After Homer, Virgil, Dante and Shakespeare
who would you say are the most influential to the western canon?
repetitive and predictable
old sicilian maids and house wives
>modern day equivalent
A cross breed of fifty shades of grey and monty python
these threads are shit and I'll tell you why
nobody here has read a quarter of all the major works of the western world. Each of us has read, at best, a modest sum of authors, major and minor, of our first language, and a handful of major authors from other languages. Few of us can pretend to have studied more than one or two of these authors in depth.
This means that we are, most of us, in no position to comment on the sources of influence in the western canon. In order to make such judgments, posters draw largely on the judgments of older writers and critics; they think of some major author praising Shakespeare, or they remember some essay about the supreme importance of Dante.
What ends up in a thread like this is a mass of fourth-hand opinions with only the fuzziest sense of what they mean. When people say Milton is a major figure, what do they have in mind? Are they thinking of Pope writing Miltonic exercises in his youth? Are they thinking of William Collins feeling back (in vain) towards Miltonic sublimity? Are they thinking of Coleridge seeing Milton as a model for a new poetic movement? Are they thinking of Blake and Shelley clothing Milton's Satan in revolutionary garb?
Does this amount to much? Do any of these writers take as much from Milton as they pretend? And does Milton's influence extend beyond the English-speaking countries? I don't think anyone in this thread will have an answer.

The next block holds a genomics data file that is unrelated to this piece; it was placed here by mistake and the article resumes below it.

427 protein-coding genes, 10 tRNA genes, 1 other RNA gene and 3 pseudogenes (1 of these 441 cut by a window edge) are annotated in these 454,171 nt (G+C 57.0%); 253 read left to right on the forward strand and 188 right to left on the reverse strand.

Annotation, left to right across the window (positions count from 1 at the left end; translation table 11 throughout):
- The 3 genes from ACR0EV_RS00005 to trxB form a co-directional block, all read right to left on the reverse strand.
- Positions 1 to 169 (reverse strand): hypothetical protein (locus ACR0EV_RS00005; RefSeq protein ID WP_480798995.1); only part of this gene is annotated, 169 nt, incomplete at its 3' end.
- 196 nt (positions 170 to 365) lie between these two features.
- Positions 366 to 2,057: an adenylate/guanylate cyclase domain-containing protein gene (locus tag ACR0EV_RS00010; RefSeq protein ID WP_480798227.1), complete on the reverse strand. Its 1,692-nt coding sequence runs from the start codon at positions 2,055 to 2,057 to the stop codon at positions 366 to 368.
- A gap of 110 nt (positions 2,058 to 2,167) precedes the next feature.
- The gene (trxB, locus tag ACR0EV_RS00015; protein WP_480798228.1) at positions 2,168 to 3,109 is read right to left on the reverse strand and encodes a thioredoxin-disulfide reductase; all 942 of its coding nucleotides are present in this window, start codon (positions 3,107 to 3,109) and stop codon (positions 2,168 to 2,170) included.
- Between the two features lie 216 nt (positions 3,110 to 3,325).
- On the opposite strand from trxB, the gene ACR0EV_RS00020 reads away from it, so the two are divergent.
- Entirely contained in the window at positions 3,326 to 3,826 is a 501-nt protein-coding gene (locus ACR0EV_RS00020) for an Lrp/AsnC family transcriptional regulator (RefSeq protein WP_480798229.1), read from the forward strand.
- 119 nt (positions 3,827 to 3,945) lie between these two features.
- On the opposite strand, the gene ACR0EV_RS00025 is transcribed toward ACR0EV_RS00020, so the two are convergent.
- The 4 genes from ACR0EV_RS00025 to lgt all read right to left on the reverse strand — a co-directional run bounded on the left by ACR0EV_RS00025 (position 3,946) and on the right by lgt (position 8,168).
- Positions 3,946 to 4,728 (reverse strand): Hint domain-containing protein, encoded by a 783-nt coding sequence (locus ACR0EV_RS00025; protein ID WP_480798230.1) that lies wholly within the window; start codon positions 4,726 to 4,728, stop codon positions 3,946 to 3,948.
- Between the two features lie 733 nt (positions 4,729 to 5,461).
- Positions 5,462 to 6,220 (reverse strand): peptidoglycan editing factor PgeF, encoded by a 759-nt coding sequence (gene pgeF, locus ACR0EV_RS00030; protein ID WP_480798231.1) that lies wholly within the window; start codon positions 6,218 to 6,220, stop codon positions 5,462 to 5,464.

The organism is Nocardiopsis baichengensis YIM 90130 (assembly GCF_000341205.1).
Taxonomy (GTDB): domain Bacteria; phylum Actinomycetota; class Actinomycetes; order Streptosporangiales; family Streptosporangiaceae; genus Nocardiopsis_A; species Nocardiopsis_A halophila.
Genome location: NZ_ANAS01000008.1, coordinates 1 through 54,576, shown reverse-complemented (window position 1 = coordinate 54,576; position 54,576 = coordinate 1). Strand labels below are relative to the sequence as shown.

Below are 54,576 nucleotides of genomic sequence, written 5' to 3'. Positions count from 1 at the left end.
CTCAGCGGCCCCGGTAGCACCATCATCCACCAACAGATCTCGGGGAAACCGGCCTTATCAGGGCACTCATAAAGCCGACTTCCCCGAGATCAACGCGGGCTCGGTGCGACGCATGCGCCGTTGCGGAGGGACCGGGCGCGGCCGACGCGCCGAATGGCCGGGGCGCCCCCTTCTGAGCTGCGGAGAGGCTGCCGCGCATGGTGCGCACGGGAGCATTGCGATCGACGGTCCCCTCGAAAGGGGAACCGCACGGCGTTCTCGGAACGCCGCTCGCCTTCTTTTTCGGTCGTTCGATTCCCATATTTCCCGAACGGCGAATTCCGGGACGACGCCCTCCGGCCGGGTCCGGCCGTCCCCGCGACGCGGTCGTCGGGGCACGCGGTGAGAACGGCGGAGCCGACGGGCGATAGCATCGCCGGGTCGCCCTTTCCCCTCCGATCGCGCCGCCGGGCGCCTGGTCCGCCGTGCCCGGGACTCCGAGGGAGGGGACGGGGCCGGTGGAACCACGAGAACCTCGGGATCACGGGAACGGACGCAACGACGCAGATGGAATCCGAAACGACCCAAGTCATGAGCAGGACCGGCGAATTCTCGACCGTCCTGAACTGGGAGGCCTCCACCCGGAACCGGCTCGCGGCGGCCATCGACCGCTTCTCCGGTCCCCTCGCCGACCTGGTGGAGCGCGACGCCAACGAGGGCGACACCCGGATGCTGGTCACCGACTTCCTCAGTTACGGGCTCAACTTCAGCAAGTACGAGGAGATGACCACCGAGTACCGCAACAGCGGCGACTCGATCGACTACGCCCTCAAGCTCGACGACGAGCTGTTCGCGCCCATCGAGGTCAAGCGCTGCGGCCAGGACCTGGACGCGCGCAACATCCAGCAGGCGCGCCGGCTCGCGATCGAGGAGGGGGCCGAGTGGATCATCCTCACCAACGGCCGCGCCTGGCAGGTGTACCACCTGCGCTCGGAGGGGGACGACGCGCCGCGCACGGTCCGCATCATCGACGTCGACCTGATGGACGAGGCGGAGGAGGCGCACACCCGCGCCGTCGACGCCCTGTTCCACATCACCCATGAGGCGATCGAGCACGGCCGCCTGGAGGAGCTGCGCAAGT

I think we just have a vague notion that Milton is important because everyone says he's important, and English departments have dedicated Milton courses, and everyone has heard of the name John Milton. I don't think we are likely to have an intelligent discussion about how Milton has influenced later writers or where that influence has been most felt. Still less do I think we have any reliable way of judging the comparative influence of new writers versus old, english versus non-english; except by repeating critical judgments we've heard elsewhere.
>speak for yourself
have you read a "shitton" of harry potter fanfics? youtube comments? you don't write like someone who reads books t-b-h
This is such an open question. Surely these writers you mentioned impacted some school of thought, but so did many other writers in different fields.
What specifically do you mean? I could say Plato, Aristotle, Machiavelli, etc. impacted 'Western' canon, but really this means nothing because I didn't mention the field they did so
Despite of being Russian, Dostoevskij really anticipated most of European literature of the XX century
But really, you should defenetely add at leas Goethe (literally created romanticism) and a French author (the Chanson de Roland totally influenced all the following poems, like the Orlando Furioso)